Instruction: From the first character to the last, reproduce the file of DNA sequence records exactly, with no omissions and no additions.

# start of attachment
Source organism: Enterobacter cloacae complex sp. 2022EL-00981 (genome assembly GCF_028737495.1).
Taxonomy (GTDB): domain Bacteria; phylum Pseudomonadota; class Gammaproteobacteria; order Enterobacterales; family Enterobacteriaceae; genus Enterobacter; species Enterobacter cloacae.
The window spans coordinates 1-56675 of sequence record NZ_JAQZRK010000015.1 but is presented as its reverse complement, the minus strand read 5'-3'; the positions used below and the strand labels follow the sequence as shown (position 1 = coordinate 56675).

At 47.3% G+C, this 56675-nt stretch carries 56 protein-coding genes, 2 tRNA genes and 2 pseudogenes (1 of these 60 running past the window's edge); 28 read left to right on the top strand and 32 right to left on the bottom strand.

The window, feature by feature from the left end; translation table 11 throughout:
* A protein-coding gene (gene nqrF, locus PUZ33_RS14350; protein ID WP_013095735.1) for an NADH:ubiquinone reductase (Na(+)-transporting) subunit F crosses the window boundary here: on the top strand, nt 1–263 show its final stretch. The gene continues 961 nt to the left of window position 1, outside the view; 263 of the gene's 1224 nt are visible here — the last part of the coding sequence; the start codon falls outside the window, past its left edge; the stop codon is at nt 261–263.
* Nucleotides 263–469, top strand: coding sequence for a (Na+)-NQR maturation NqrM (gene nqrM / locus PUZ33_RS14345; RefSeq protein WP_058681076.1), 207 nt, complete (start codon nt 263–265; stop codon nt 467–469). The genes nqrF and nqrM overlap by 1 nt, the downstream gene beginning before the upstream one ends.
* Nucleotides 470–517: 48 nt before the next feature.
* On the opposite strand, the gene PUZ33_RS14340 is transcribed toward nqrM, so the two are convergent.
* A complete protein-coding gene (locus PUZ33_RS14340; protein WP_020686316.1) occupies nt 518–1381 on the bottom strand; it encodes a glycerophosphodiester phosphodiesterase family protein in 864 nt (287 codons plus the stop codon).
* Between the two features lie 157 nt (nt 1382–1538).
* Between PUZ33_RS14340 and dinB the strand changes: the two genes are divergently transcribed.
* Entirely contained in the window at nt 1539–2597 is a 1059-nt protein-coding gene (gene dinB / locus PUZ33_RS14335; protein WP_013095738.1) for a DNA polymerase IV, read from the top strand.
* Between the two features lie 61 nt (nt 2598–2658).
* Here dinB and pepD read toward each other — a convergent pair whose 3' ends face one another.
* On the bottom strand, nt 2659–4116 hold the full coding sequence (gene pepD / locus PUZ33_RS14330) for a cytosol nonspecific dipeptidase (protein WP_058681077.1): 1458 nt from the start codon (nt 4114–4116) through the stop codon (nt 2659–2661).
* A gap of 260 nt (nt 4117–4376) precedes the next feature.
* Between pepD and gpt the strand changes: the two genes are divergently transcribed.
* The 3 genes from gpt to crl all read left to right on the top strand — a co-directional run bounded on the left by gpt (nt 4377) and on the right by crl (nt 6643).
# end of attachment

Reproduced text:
Source organism: Enterobacter cloacae complex sp. 2022EL-00981 (genome assembly GCF_028737495.1).
Taxonomy (GTDB): domain Bacteria; phylum Pseudomonadota; class Gammaproteobacteria; order Enterobacterales; family Enterobacteriaceae; genus Enterobacter; species Enterobacter cloacae.
The window spans coordinates 1-56675 of sequence record NZ_JAQZRK010000015.1 but is presented as its reverse complement, the minus strand read 5'-3'; the positions used below and the strand labels follow the sequence as shown (position 1 = coordinate 56675).

At 47.3% G+C, this 56675-nt stretch carries 56 protein-coding genes, 2 tRNA genes and 2 pseudogenes (1 of these 60 running past the window's edge); 28 read left to right on the top strand and 32 right to left on the bottom strand.

The window, feature by feature from the left end; translation table 11 throughout:
* A protein-coding gene (gene nqrF, locus PUZ33_RS14350; protein ID WP_013095735.1) for an NADH:ubiquinone reductase (Na(+)-transporting) subunit F crosses the window boundary here: on the top strand, nt 1–263 show its final stretch. The gene continues 961 nt to the left of window position 1, outside the view; 263 of the gene's 1224 nt are visible here — the last part of the coding sequence; the start codon falls outside the window, past its left edge; the stop codon is at nt 261–263.
* Nucleotides 263–469, top strand: coding sequence for a (Na+)-NQR maturation NqrM (gene nqrM / locus PUZ33_RS14345; RefSeq protein WP_058681076.1), 207 nt, complete (start codon nt 263–265; stop codon nt 467–469). The genes nqrF and nqrM overlap by 1 nt, the downstream gene beginning before the upstream one ends.
* Nucleotides 470–517: 48 nt before the next feature.
* On the opposite strand, the gene PUZ33_RS14340 is transcribed toward nqrM, so the two are convergent.
* A complete protein-coding gene (locus PUZ33_RS14340; protein WP_020686316.1) occupies nt 518–1381 on the bottom strand; it encodes a glycerophosphodiester phosphodiesterase family protein in 864 nt (287 codons plus the stop codon).
* Between the two features lie 157 nt (nt 1382–1538).
* Between PUZ33_RS14340 and dinB the strand changes: the two genes are divergently transcribed.
* Entirely contained in the window at nt 1539–2597 is a 1059-nt protein-coding gene (gene dinB / locus PUZ33_RS14335; protein WP_013095738.1) for a DNA polymerase IV, read from the top strand.
* Between the two features lie 61 nt (nt 2598–2658).
* Here dinB and pepD read toward each other — a convergent pair whose 3' ends face one another.
* On the bottom strand, nt 2659–4116 hold the full coding sequence (gene pepD / locus PUZ33_RS14330) for a cytosol nonspecific dipeptidase (protein WP_058681077.1): 1458 nt from the start codon (nt 4114–4116) through the stop codon (nt 2659–2661).
* A gap of 260 nt (nt 4117–4376) precedes the next feature.
* Between pepD and gpt the strand changes: the two genes are divergently transcribed.
* The 3 genes from gpt to crl all read left to right on the top strand — a co-directional run bounded on the left by gpt (nt 4377) and on the right by crl (nt 6643).